As wildfires continue to burn in Oregon and throughout the West, a research ecologist’s insights from the past could shape the future of fire management.

A combination of factors has turned forests that were once a patchwork of tree stands and open meadows into overgrown tinderboxes, prime to erupt into the massive fires plaguing the current era that are far more devastating than the smaller, more frequent blazes of the past, Dr. Paul Hessburg said during his presentation “Era of Megafires” Thursday in John Day.

Many forests, he said, are a “ticking time bomb,” needing only a flash of lightning or a human-caused ignition to quickly grow into a force consuming everything in its path and darkening the skies with the haze becoming increasingly familiar each summer.

Even by conservative estimates, the fires will continue to increase in size and number, he said. But there is hope.

Understanding how low-intensity fires help prevent megafires and how management practices contributed to the current conditions, Hessburg said steps can be taken to improve conditions and reduce risk.

“We can learn to live with wildfires in another way,” he said.

The 191,067-acre Chetco Bar Fire in southwestern Oregon, 97 percent contained as of Monday, has burned 30 structures. The suppression cost is already up to $60.9 million.

And that’s only one of 14 large fires burning in the Northwest, according to the National Interagency Fire Center.

This year, 48,850 wildfires have burned 8.5 million acres across the United States, up significantly from the 10-year average of 53,691 fires burning 5.8 million acres.

In 2016, 4.9 million acres burned, but that was following the 2015 season that burned 9 million acres, including the Canyon Creek Complex that destroyed 43 structures in Grant County.

While the Forest Service spent only 17 percent of its budget on fire suppression 25 years ago, the agency spent 57 percent to fight fires in 2015, Hessburg said.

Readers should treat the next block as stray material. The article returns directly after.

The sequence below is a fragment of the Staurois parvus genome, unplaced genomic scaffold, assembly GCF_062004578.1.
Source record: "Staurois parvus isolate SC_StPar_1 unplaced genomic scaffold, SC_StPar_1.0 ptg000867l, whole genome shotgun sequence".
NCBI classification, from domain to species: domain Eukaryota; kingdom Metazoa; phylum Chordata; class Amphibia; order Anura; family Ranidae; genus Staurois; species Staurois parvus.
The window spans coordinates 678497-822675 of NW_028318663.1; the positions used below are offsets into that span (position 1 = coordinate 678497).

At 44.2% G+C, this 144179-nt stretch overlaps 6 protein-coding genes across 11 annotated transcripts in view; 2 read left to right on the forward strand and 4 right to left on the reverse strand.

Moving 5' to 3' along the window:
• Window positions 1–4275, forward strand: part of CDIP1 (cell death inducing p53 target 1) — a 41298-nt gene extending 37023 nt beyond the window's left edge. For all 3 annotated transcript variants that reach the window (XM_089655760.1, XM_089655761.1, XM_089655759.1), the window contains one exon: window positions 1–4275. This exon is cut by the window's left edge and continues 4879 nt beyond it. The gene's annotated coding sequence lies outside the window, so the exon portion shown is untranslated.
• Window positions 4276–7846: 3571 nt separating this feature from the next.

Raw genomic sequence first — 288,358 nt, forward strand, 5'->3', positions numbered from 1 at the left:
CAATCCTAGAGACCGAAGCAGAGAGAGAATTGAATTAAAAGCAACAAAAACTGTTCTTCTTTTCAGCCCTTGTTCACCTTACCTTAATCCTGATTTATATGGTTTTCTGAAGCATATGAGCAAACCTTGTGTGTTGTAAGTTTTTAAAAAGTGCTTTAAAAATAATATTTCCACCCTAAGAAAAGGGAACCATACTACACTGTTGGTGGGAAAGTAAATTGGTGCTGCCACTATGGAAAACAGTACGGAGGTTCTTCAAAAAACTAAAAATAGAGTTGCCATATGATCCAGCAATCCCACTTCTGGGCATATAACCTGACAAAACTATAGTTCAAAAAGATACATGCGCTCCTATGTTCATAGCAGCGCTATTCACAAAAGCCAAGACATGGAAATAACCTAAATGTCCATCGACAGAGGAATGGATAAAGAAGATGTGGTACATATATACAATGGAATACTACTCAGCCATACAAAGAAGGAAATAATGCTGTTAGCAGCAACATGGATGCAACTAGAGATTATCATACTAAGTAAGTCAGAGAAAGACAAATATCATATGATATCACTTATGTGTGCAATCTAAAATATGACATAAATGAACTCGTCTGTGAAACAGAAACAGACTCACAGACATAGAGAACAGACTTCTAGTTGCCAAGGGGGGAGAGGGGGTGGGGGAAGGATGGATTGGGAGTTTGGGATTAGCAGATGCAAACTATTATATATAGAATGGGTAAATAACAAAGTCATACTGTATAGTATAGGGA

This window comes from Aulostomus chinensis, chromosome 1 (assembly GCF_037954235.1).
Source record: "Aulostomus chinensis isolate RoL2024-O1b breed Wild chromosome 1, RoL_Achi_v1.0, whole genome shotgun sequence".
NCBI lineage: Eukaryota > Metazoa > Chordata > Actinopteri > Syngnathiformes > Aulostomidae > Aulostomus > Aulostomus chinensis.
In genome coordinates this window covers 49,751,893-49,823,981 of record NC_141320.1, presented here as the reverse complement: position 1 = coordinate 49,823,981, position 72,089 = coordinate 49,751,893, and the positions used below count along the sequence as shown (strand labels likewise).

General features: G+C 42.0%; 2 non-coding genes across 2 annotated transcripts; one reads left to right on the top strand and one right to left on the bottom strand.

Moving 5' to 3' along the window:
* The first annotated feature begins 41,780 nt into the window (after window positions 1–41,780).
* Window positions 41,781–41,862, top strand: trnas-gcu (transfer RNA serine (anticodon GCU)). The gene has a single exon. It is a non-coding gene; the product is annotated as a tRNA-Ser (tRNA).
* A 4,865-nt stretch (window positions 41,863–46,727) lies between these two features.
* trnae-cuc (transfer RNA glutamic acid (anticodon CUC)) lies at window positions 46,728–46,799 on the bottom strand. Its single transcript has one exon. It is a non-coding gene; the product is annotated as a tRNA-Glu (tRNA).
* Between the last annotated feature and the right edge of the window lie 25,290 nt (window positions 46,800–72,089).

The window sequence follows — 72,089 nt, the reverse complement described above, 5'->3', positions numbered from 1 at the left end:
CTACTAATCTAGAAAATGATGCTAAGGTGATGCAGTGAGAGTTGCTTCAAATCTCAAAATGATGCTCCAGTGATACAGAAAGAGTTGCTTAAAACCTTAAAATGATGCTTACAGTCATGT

As a federal agency, taxpayers ultimately shoulder the cost of firefighting. The problem is exacerbated when the Forest Service is forced spend money planned for fire prevention to control massive blazes.

And the actual cost of fires is even worse. From lost homes and other negative costs, Hessburg said the economic impact of a fire is 24 times the suppression cost.

“Fires financially impact every taxpayer,” he said.

Before the current era of megafires, Hessburg said, when frequent, low-intensity fires created a dynamic patchwork of tree stands and meadows, that very patchwork sculpted by fire prevented larger fires from occurring.

With less dense tree stands, he said, fires would consume grasses and smaller trees, brush and dead material on the forest floor, while sparing the canopies of some of the larger trees. Those trees, some of which need fire to reproduce, could reseed the nutrient-rich area created by the fire, he said.

Even when the fires climbed the fuel ladder from the grasses through the other material and into the leaves and needles of the larger trees, the fires were less prone to crown — spread treetop to treetop — because the trees and tree stands were farther apart.

Now, Hessburg said, that patchwork has filled in. Instead of fires that burn one tree stand and stop at the next meadow or that remain on the ground below the tree canopies, the additional fuel creates hotter fires that climb into the treetops and burn from one to the next unimpeded in the dense stands.